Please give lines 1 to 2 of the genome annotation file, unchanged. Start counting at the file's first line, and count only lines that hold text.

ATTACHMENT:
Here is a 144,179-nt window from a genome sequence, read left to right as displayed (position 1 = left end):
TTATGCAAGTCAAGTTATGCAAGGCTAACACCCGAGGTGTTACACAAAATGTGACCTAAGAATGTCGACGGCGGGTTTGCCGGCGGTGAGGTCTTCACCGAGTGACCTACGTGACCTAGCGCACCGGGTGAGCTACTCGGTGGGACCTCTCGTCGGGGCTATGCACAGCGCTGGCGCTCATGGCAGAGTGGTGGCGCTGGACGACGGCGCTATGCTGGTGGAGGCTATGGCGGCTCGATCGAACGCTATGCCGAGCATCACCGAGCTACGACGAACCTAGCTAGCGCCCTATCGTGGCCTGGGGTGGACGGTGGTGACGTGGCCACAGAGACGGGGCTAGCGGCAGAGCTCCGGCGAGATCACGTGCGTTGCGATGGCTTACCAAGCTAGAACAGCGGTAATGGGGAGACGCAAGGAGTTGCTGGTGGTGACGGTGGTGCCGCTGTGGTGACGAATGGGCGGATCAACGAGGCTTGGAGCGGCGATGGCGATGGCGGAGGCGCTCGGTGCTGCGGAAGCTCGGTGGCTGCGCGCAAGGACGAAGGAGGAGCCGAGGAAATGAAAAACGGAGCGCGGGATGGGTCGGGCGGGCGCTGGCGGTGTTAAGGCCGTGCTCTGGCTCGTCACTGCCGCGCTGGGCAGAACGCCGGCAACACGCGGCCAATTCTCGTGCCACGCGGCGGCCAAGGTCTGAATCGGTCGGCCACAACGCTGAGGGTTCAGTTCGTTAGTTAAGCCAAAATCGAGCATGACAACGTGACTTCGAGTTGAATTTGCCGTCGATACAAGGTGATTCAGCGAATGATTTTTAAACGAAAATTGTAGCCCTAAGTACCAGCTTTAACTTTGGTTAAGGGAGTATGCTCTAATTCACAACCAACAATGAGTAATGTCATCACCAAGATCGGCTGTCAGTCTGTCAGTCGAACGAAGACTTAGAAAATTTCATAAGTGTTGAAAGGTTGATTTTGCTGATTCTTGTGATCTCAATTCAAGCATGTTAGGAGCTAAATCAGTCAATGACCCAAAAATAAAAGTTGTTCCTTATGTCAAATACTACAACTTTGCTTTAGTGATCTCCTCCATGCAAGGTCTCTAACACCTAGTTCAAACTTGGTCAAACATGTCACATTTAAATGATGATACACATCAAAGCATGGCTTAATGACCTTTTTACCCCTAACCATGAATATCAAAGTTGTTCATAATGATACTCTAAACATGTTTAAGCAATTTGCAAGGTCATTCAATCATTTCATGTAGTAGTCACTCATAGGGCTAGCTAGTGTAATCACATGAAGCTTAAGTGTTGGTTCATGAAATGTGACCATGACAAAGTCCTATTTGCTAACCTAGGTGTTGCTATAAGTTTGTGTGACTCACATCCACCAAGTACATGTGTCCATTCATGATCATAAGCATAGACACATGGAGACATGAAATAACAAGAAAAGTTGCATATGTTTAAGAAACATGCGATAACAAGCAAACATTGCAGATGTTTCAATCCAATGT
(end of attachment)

Here is a 144,179-nt window from a genome sequence, read left to right as displayed (position 1 = left end):
TTATGCAAGTCAAGTTATGCAAGGCTAACACCCGAGGTGTTACACAAAATGTGACCTAAGAATGTCGACGGCGGGTTTGCCGGCGGTGAGGTCTTCACCGAGTGACCTACGTGACCTAGCGCACCGGGTGAGCTACTCGGTGGGACCTCTCGTCGGGGCTATGCACAGCGCTGGCGCTCATGGCAGAGTGGTGGCGCTGGACGACGGCGCTATGCTGGTGGAGGCTATGGCGGCTCGATCGAACGCTATGCCGAGCATCACCGAGCTACGACGAACCTAGCTAGCGCCCTATCGTGGCCTGGGGTGGACGGTGGTGACGTGGCCACAGAGACGGGGCTAGCGGCAGAGCTCCGGCGAGATCACGTGCGTTGCGATGGCTTACCAAGCTAGAACAGCGGTAATGGGGAGACGCAAGGAGTTGCTGGTGGTGACGGTGGTGCCGCTGTGGTGACGAATGGGCGGATCAACGAGGCTTGGAGCGGCGATGGCGATGGCGGAGGCGCTCGGTGCTGCGGAAGCTCGGTGGCTGCGCGCAAGGACGAAGGAGGAGCCGAGGAAATGAAAAACGGAGCGCGGGATGGGTCGGGCGGGCGCTGGCGGTGTTAAGGCCGTGCTCTGGCTCGTCACTGCCGCGCTGGGCAGAACGCCGGCAACACGCGGCCAATTCTCGTGCCACGCGGCGGCCAAGGTCTGAATCGGTCGGCCACAACGCTGAGGGTTCAGTTCGTTAGTTAAGCCAAAATCGAGCATGACAACGTGACTTCGAGTTGAATTTGCCGTCGATACAAGGTGATTCAGCGAATGATTTTTAAACGAAAATTGTAGCCCTAAGTACCAGCTTTAACTTTGGTTAAGGGAGTATGCTCTAATTCACAACCAACAATGAGTAATGTCATCACCAAGATCGGCTGTCAGTCTGTCAGTCGAACGAAGACTTAGAAAATTTCATAAGTGTTGAAAGGTTGATTTTGCTGATTCTTGTGATCTCAATTCAAGCATGTTAGGAGCTAAATCAGTCAATGACCCAAAAATAAAAGTTGTTCCTTATGTCAAATACTACAACTTTGCTTTAGTGATCTCCTCCATGCAAGGTCTCTAACACCTAGTTCAAACTTGGTCAAACATGTCACATTTAAATGATGATACACATCAAAGCATGGCTTAATGACCTTTTTACCCCTAACCATGAATATCAAAGTTGTTCATAATGATACTCTAAACATGTTTAAGCAATTTGCAAGGTCATTCAATCATTTCATGTAGTAGTCACTCATAGGGCTAGCTAGTGTAATCACATGAAGCTTAAGTGTTGGTTCATGAAATGTGACCATGACAAAGTCCTATTTGCTAACCTAGGTGTTGCTATAAGTTTGTGTGACTCACATCCACCAAGTACATGTGTCCATTCATGATCATAAGCATAGACACATGGAGACATGAAATAACAAGAAAAGTTGCATATGTTTAAGAAACATGCGATAACAAGCAAACATTGCAGATGTTTCAATCCAATGT